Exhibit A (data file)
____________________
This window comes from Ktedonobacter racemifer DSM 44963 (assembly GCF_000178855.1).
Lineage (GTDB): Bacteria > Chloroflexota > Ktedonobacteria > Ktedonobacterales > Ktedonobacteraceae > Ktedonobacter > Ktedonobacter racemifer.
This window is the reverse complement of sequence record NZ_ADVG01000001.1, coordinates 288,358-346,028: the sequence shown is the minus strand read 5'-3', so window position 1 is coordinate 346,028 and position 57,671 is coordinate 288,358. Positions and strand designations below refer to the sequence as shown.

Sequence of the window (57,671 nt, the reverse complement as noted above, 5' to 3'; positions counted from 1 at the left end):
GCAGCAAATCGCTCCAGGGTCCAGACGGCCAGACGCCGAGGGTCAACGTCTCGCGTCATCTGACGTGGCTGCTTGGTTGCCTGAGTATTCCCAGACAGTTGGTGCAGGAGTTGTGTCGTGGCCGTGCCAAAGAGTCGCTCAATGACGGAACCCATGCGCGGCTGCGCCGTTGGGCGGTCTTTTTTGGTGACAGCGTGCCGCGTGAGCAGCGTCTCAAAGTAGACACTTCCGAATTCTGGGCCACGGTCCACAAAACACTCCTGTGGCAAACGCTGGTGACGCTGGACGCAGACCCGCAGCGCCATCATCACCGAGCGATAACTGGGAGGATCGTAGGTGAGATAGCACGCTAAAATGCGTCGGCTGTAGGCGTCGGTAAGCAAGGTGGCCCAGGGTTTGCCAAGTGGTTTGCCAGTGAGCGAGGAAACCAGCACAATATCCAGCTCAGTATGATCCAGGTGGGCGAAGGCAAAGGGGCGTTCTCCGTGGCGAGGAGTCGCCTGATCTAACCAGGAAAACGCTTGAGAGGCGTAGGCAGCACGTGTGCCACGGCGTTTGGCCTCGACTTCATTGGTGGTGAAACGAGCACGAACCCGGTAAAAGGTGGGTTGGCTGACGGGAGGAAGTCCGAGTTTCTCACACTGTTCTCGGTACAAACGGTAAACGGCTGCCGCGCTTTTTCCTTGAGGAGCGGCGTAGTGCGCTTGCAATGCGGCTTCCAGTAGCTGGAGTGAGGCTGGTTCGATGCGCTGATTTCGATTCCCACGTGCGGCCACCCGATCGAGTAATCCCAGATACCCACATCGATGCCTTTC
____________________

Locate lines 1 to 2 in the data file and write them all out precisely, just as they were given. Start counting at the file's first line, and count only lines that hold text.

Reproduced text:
This window comes from Ktedonobacter racemifer DSM 44963 (assembly GCF_000178855.1).
Lineage (GTDB): Bacteria > Chloroflexota > Ktedonobacteria > Ktedonobacterales > Ktedonobacteraceae > Ktedonobacter > Ktedonobacter racemifer.